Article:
Chene Koppitz is a doctoral student in Womens’ Studies and Communication at the University of Michigan Dearborn. She is active in both the women’s organizations and the GSA on campus. As a former staffer at the Triangle Foundation, Chene is a seasoned activist for LGBT rights.
1. What is your involvement in the UofM Dearborn student group, and why did you get involved?
I am fortunate enough to be among the leadership team of Women in Learning and Leadership (WILL), which is (for me) not merely an organization, but truly a sisterhood. Much of what WILL does dovetails perfectly with the mission of groups like the Gender and Sexuality Alliance, Amnesty International and several other campus organizations focused on making the campus, our state, our country and our planet safe for ALL its people.
Oddly enough, it was my experience in non-profit work that led me to (unfortunately) realize how so often the oppressed become an even worse oppressor. Behavior demonstrated, was in contradiction to both the organization’s mission statement and overarching goals, which guided me toward not only broadening my focus to include Women’s and Gender Studies, but to seek out like-minded people with whom I could affect change.
2. How does organizing with a student population differ from your previous work as an organizer at The Triangle Foundation?
Ultimately, it’s very similar. Because my professional experience is based in publicity and promotion, I approach organizing from an events-focused angle – and EVERYONE is invited to my party. I try to focus on the commonality of an experience – any experience, positive or negative – and offer a concrete reason to become involved, usually at (as a long-term friend of mine offen says) a “directed self-interest level.” I think many people, most people, really do want to be involved politically, be emotionally and intellectually engaged, but sometimes hesitate because they feel like they’re not “ready” to commit to such a heady task. For me, I approach every organizing situation by taking a mental snapshot of the moment and remembering the amazing advice of Wilma Mankiller, the first female Chief of the Cherokee Nation: “Meet the people where they are.”
3. The LGBT History Project at UofM Dearborn was awesome in October. What impact did it have on the students and the university?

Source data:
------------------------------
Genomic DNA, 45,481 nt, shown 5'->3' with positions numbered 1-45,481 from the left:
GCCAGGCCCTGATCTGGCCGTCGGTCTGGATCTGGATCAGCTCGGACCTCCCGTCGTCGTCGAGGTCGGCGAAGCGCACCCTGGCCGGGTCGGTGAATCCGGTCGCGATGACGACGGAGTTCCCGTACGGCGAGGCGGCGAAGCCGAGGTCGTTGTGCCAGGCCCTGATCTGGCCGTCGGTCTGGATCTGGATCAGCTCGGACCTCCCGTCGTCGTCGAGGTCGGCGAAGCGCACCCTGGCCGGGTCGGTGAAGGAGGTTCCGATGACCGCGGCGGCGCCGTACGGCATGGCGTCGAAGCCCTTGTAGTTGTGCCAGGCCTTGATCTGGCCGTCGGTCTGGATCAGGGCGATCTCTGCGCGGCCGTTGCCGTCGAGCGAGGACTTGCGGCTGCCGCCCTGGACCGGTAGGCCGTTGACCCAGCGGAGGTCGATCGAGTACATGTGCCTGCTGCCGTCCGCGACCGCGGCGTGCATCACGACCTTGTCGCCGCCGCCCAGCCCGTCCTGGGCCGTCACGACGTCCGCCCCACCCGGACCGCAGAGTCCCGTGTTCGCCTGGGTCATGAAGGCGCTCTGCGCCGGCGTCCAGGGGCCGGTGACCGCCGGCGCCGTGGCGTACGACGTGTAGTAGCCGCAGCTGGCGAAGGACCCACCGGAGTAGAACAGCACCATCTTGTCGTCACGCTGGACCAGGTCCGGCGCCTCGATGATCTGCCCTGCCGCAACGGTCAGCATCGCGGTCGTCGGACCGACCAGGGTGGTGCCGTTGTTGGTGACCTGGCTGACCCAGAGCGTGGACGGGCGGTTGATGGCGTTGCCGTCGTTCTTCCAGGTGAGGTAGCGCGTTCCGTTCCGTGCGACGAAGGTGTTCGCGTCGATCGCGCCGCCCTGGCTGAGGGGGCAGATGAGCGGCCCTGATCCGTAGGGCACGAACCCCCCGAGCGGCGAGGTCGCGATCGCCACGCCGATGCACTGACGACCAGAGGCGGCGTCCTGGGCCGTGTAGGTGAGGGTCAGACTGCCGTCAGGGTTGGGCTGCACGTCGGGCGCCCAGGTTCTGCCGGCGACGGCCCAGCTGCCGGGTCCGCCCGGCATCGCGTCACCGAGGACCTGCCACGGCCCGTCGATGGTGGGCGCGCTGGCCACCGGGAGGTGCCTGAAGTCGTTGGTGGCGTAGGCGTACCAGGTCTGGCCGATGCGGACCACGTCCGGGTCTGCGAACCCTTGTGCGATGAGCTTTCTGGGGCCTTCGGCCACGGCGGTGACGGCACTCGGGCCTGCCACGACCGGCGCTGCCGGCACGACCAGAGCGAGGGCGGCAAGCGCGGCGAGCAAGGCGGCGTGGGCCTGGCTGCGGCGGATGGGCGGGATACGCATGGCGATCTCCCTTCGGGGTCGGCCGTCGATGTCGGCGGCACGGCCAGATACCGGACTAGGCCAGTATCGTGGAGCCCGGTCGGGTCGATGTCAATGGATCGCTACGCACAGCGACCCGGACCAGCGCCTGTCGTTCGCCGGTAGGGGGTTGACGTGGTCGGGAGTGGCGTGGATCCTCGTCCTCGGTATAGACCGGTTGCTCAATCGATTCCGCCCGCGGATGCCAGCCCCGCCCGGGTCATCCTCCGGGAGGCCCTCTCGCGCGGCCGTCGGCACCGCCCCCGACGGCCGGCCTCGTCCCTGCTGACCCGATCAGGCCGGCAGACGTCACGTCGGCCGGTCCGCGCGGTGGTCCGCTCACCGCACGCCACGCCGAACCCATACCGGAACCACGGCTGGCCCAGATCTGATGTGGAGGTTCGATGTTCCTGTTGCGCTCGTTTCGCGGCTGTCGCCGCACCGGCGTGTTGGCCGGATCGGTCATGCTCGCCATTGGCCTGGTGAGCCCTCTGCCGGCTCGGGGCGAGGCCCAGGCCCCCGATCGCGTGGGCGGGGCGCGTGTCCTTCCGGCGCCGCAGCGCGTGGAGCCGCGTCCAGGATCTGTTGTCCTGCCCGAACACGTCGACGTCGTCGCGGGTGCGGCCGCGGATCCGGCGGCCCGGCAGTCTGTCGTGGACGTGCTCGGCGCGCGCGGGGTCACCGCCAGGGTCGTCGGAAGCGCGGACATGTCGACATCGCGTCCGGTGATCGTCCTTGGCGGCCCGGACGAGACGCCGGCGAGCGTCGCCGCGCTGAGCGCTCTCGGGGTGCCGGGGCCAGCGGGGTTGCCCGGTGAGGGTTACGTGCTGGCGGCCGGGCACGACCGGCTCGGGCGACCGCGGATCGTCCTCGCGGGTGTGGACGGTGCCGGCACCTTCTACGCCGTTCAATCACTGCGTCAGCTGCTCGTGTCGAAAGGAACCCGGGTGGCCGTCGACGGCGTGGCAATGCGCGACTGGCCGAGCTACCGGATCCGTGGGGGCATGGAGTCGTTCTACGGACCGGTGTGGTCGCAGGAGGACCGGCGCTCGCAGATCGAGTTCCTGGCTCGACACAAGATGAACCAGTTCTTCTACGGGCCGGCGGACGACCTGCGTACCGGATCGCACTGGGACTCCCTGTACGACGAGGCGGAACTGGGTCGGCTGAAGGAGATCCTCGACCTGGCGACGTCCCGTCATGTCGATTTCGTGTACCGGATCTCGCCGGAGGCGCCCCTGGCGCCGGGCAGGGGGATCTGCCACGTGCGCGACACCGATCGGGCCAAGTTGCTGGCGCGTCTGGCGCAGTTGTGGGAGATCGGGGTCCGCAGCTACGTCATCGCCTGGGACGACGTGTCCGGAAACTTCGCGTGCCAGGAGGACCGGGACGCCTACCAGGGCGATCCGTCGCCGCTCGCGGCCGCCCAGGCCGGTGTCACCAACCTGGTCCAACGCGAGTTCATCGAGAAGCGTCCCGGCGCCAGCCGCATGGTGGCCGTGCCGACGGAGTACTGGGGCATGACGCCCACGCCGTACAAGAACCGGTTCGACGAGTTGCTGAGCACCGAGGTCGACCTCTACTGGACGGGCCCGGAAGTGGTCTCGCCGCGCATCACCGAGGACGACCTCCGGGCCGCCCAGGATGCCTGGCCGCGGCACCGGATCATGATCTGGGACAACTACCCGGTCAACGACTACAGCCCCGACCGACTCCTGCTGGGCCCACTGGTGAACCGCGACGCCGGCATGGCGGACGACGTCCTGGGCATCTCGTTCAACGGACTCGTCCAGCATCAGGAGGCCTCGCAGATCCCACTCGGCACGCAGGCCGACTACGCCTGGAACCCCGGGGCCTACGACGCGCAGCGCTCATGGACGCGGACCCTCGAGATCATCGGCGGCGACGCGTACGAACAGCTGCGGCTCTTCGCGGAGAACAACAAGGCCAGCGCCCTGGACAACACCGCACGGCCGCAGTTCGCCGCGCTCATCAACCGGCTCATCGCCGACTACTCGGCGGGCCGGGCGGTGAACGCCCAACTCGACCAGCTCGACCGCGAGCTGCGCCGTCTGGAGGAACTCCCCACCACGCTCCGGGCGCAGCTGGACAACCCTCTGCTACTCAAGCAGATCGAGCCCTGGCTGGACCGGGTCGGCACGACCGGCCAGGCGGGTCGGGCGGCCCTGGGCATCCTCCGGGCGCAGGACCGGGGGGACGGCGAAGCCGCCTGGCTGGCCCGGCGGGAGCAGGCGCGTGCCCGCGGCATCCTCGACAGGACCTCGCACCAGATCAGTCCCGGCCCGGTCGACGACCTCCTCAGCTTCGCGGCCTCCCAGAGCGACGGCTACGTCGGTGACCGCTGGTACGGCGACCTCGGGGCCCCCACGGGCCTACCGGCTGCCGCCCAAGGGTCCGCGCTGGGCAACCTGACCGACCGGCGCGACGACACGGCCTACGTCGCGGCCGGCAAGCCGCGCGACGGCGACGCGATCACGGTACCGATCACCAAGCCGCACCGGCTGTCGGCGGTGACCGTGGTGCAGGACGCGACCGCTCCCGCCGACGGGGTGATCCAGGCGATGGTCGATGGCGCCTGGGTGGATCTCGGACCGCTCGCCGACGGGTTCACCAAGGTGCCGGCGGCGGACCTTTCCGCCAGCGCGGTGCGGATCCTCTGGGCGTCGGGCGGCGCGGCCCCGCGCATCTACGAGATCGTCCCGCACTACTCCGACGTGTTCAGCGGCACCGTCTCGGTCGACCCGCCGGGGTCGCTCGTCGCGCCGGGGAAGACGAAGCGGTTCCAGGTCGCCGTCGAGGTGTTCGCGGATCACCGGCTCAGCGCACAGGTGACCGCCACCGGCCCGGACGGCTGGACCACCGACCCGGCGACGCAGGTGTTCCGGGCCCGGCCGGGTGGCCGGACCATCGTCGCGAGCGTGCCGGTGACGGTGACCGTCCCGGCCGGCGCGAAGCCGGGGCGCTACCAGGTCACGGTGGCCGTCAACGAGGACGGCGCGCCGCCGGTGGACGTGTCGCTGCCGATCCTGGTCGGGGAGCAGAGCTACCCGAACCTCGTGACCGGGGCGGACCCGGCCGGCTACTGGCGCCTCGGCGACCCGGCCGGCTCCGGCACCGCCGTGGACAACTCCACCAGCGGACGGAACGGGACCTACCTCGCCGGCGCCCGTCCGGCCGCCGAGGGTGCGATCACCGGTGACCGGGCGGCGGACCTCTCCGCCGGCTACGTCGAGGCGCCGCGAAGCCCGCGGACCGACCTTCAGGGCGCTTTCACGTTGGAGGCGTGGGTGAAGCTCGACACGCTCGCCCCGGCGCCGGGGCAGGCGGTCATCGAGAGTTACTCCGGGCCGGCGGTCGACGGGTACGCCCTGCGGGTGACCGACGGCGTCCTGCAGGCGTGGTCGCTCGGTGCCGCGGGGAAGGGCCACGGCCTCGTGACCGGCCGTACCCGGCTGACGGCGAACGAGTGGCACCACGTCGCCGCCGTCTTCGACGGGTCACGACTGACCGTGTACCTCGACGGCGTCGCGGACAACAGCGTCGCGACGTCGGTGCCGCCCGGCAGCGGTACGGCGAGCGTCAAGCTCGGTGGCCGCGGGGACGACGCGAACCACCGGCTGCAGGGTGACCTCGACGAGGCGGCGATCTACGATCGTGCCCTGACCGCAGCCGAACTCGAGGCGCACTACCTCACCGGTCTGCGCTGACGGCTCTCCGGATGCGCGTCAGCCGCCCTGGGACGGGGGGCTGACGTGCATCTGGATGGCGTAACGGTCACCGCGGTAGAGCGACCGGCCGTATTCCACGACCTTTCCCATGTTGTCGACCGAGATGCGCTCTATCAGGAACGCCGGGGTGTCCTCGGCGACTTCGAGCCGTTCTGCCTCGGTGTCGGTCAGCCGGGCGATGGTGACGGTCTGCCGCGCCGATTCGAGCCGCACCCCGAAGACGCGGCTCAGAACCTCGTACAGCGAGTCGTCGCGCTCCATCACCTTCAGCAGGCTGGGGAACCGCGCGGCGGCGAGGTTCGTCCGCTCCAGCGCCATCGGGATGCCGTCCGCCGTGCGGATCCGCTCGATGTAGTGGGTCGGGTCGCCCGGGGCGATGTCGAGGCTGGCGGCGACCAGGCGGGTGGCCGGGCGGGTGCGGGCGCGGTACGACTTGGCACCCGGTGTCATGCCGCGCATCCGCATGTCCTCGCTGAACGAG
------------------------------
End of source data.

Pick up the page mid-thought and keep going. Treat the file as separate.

Clearly, I saw immediate impact when I looked out into the audience at various events and saw many new faces, not just people in the GSA or in WILL, but I think the long term impact will be – and is – so much greater than simply attending a lecture. Just as in the general population, I think students on campuses all over America (well, probably not at Bob Jones, but still…) are becoming more and more accepting, not simply tolerant, of LGBTQ people. I have no idea how the years following the push for civil rights appeared on campuses nationwide, but I think this must feel quite similar. I love that we had 40-plus students and faculty for a screening of “Screaming Queens,” an amazingly well-done documentary about a little known event in AMERICAN history involving trans activists which pre-dated Stonewall. For me, that’s a sign that my country is truly moving toward enlightenment.
4. What do you plan to do with your degree once you finish up at UofM Dearborn?
I specifically broadened my focus to include both Women’s and Gender Studies and Communication so I can approach my future using each to complement the other. Whenever I decide to grow-up, I have several paths on which I can tread, but I hope to go back to the film industry, either as a producer of film and television projects related specifically to women, or in festival programming. However, I’d be equally happy if I chose to study law, focusing on human/civil rights.
5. How will you continue working for LGBT rights after your university career?
Any and all human rights work is connected – intellectually, politically, socially and spiritually. In the U.S. we have the clear connection of both the first and second wave of the women’s movement being tied to first, the abolitionist movement and second, the civil rights movement. In somewhat concurrent modern history, we have the intersectionality of LGBT, women’s and civil rights, so I can’t imagine a world, whether on or off campus, in which all of these areas aren’t part of my everyday life. Currently, I’m privileged enough to be part of a mentoring program at the Huron Valley Correctional Facility in Ypsilanti and every night we teach, I try to think about what five, ten or twenty years means when so many of your rights don’t exist. Is it better, worse or exactly the same if you’re an LGBTQ person in that situation? This is just another area of human rights which I’ve been fortunate enough to consider simply because I’m on a college campus…
My hope is that my UofM-D experiences will translate into a life-long commitment to not only political action related to LGBTQ rights, but a continued desire to bring stories of triumph – through art, music, dance, film and television – from that same community to the world stage.